Tough task ahead

West Indies has been in quite dire form coming into the World Cup, winning just seven (six of which have come against Zimbabwe, Canada and Ireland) of 34 games over two years. To make matters complicated, West Indies will have to outdo one of India, South Africa, England or Bangladesh, all of whom are ranked above it in the ICC ODI ratings, to proceed to the next stage, writes Raakesh Natraj.

The squad that the West Indies has picked for the World Cup has fault lines running right through the middle. While the batting line-up has a fair sprinkling of the solid and the flamboyant, it is the bowling that threatens to pull the wheels off the campaign.

Kemar Roach (15 ODIs) is possessed of serious ball speed but will suffer from the lack of a settled partner and, therefore, pressure, from the other end.

Ravi Rampaul has not impressed in the starts that he has been handed and Andre Russel, despite the promise of scorching pace, is as yet untested at this level. The role of the third bowler will be shared between the medium pace of Dwayne Bravo (the only bowler in the squad with more than 100 starts or wickets), Kieron Pollard (32 ODIs, 30 wickets) and Darren Sammy (46 ODIs, 31 wickets). Consider the lack of experience elsewhere as well. Sulieman Benn has just played 19 ODIs and only one in the sub-continent. The other spin option Nikita Miller is hardly the old pro either (36 matches, 30 wickets). Given that this composite lot — two pacemen one of whom is a debutant, three batting all-rounders and two largely inexperienced spinners — will constitute the sum total of the Windies assault force, things look stretched, even without going into the permutations of trying to pick a balanced bowling unit.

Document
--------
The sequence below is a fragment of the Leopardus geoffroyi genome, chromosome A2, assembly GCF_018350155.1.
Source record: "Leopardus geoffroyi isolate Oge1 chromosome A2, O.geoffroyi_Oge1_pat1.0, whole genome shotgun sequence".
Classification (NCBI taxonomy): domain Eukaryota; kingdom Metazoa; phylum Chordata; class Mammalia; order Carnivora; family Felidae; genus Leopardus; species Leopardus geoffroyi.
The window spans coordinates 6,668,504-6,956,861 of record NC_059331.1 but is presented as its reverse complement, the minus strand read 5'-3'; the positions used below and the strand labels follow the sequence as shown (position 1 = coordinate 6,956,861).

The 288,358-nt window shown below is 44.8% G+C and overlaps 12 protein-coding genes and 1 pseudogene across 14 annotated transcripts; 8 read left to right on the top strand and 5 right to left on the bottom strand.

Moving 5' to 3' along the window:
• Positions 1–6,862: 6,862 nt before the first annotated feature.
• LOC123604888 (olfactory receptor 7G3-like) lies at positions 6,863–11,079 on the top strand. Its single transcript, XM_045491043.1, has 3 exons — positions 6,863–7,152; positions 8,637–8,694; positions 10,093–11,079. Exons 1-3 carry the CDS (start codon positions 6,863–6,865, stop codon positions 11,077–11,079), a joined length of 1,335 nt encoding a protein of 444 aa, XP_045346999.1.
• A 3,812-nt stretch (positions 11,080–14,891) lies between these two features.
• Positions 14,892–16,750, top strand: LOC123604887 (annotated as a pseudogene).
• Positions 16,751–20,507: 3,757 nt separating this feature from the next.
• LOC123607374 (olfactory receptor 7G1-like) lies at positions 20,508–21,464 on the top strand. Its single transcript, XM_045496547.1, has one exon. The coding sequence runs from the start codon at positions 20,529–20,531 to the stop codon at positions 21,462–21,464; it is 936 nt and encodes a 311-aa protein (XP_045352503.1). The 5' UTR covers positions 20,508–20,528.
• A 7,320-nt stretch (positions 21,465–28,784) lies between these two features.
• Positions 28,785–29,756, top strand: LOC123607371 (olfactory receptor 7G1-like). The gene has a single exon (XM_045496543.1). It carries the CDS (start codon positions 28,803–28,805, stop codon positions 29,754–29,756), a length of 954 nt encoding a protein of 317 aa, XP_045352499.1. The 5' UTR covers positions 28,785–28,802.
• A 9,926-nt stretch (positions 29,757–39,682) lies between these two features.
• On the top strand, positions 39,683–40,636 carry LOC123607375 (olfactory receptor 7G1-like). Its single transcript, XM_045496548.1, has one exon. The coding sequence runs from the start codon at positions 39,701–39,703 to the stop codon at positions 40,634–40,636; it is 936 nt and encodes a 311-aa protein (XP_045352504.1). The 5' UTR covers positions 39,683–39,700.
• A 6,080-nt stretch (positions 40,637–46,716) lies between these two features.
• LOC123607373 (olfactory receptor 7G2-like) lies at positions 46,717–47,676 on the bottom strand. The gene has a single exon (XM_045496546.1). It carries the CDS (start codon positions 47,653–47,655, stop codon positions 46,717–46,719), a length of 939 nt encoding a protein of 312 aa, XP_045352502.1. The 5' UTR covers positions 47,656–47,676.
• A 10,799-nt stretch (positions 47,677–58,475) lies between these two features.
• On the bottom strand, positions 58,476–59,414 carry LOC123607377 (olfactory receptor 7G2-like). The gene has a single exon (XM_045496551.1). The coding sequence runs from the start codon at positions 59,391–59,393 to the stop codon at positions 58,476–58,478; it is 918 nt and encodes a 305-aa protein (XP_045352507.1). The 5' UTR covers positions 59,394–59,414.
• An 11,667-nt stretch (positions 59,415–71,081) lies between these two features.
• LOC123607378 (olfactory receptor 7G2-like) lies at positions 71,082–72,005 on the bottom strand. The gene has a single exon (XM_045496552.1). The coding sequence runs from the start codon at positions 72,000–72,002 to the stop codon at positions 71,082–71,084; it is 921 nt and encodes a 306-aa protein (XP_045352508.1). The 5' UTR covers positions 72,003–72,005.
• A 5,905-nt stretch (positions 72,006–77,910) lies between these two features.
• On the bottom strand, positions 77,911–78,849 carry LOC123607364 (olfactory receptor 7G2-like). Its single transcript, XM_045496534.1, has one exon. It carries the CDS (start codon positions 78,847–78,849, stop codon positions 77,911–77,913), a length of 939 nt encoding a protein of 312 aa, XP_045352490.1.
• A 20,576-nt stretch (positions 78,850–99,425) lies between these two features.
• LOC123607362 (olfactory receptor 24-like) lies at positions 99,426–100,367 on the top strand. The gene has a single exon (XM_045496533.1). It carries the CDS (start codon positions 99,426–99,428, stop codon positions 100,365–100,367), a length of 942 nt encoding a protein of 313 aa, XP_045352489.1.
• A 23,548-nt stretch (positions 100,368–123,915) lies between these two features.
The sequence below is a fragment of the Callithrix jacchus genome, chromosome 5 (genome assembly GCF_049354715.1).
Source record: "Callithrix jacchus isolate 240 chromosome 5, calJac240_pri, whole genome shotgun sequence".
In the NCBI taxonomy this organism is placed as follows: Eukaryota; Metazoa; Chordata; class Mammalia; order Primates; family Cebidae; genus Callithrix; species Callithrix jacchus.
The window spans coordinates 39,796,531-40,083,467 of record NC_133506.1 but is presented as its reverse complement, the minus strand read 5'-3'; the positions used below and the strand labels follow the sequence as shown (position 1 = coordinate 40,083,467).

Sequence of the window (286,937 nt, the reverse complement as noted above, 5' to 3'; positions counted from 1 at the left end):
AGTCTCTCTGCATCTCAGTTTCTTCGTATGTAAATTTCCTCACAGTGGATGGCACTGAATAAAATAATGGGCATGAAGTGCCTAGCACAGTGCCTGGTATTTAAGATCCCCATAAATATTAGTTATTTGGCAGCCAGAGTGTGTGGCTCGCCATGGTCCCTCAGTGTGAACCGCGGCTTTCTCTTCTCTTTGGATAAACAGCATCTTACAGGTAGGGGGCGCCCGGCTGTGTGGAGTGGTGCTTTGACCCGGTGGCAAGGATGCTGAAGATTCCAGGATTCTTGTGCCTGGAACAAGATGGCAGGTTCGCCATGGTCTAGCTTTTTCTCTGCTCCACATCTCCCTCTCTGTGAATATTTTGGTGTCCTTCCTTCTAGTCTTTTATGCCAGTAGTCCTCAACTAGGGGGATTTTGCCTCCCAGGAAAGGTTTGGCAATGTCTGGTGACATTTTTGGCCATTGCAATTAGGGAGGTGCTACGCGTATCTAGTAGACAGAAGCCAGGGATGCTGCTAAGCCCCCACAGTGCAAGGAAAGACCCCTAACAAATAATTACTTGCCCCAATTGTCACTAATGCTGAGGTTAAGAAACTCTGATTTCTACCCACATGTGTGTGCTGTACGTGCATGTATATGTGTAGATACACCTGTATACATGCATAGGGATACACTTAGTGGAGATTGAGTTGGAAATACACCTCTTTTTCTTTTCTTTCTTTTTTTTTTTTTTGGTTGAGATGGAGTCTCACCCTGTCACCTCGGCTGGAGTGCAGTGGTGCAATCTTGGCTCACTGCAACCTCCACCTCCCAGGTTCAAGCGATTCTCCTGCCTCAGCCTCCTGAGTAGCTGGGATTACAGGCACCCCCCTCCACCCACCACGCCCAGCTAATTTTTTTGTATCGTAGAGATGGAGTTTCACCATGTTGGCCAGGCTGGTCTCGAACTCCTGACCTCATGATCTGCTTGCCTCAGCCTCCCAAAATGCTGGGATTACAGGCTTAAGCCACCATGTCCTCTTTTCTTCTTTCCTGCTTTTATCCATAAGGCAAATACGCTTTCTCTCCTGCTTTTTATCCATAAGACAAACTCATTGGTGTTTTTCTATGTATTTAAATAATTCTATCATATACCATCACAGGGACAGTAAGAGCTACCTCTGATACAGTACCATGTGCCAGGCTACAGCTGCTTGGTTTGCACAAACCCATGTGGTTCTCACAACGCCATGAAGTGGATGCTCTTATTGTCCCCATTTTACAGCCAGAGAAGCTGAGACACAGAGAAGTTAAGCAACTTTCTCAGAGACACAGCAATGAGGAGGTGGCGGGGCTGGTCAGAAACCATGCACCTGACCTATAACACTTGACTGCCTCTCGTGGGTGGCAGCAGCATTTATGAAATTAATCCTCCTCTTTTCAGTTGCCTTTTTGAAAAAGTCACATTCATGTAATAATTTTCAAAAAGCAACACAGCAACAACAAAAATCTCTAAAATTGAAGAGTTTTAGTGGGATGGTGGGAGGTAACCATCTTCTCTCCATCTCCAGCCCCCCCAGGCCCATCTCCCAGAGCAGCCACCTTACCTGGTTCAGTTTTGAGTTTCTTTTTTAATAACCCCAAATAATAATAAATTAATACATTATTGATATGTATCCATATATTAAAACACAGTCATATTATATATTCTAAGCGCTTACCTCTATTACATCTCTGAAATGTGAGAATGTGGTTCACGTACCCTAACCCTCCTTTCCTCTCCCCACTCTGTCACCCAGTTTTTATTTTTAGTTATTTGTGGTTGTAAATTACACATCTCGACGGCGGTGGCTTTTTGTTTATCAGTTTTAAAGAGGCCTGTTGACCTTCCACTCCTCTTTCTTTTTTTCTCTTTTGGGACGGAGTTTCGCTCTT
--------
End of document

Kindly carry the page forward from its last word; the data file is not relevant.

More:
When one of the strike bowlers (read Roach or Benn) has an off day, the knock-on effect will leave the batsmen with a little too much to do.

That said, the array of power hitters at its disposal will be every one's envy.

With Chris Gayle at the top of the order partnered by the exciting Adrian Barath, and at least two of Dwayne Bravo, Darren Bravo and Kieron Pollard to come, anchored by the adhesiveness of Ramnaresh Sarwan and Shivnaraine Chanderpaul, the batting looks in safe hands.

West Indies has been in quite dire form coming into the World Cup, winning just seven (six of which have come against Zimbabwe, Canada and Ireland) of 34 games over two years. So the conservative approach with the ball, letting the batsmen do the catch-up hasn't really worked.

Secondly, the sporadic nature of the wins suggest that no one plan or theory has worked long enough for it to have evolved into a stratagem. The roles still seem hazy in definition and the combination, untested.

To make matters complicated, West Indies will have to outdo one of India, South Africa, England or Bangladesh, all of whom are ranked above it in the ICC ODI ratings, to proceed to the next stage. If at all there is any credibility to the concept of sport and cricket as entertainment, you can't but see teams like the West Indies play a part in its affirmation.

The neutrals' favourite by a distance, it will not hurt the tournament to see the Windies go far. But if aspersions can be cast upon the premise, what then of the pronouncement?

THE SQUAD